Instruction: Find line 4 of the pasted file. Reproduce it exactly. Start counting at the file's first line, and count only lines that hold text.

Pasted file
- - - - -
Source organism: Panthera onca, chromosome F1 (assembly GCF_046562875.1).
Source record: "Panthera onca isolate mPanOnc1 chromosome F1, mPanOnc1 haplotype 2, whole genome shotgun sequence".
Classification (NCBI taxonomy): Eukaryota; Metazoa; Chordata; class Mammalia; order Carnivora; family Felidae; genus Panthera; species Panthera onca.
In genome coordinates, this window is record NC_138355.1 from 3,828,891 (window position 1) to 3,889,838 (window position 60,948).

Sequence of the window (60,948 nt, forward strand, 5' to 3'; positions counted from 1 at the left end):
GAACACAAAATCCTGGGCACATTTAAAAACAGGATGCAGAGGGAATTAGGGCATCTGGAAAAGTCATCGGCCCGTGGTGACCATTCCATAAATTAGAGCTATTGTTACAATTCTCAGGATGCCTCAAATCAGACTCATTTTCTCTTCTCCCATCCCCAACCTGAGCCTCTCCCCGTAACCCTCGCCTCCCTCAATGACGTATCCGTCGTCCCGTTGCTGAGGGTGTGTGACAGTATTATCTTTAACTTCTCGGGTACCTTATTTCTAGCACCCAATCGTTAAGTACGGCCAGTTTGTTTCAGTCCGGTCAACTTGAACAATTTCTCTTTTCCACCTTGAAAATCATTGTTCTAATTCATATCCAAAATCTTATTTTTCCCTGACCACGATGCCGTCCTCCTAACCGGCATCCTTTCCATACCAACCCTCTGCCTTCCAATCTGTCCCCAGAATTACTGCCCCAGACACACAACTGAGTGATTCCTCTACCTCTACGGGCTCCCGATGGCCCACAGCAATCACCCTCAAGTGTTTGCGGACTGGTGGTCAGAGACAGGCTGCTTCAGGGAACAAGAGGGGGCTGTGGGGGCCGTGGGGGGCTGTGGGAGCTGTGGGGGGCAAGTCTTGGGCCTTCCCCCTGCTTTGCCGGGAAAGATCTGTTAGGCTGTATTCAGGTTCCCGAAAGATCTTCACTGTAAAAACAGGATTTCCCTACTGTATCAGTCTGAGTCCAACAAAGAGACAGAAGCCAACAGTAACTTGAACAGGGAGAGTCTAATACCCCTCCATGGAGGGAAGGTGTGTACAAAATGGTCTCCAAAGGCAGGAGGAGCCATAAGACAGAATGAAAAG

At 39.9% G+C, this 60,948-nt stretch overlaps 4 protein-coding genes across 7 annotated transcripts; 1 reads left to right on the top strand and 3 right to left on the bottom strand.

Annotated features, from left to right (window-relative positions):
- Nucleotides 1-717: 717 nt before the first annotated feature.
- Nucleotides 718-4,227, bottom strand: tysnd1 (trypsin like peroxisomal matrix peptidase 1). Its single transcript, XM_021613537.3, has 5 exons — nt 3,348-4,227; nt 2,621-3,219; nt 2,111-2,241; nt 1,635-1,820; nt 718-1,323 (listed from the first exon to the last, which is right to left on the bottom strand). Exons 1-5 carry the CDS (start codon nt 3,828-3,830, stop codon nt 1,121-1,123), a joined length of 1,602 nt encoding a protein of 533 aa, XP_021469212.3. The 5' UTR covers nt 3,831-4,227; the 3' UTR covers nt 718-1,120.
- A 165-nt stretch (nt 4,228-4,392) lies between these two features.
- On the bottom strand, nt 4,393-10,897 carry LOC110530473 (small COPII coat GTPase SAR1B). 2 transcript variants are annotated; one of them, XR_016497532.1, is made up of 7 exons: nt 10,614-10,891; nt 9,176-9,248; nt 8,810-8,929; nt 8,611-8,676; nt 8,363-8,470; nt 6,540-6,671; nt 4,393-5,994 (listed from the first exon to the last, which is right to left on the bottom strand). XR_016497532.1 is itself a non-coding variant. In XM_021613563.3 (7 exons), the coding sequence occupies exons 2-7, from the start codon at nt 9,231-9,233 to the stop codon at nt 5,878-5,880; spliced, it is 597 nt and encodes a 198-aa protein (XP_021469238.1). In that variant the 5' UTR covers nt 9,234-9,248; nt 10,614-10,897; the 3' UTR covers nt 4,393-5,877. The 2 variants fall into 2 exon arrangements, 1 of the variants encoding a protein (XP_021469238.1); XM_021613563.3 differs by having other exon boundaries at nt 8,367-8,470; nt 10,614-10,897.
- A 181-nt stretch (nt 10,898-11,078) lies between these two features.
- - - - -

In genome coordinates, this window is record NC_138355.1 from 3,828,891 (window position 1) to 3,889,838 (window position 60,948).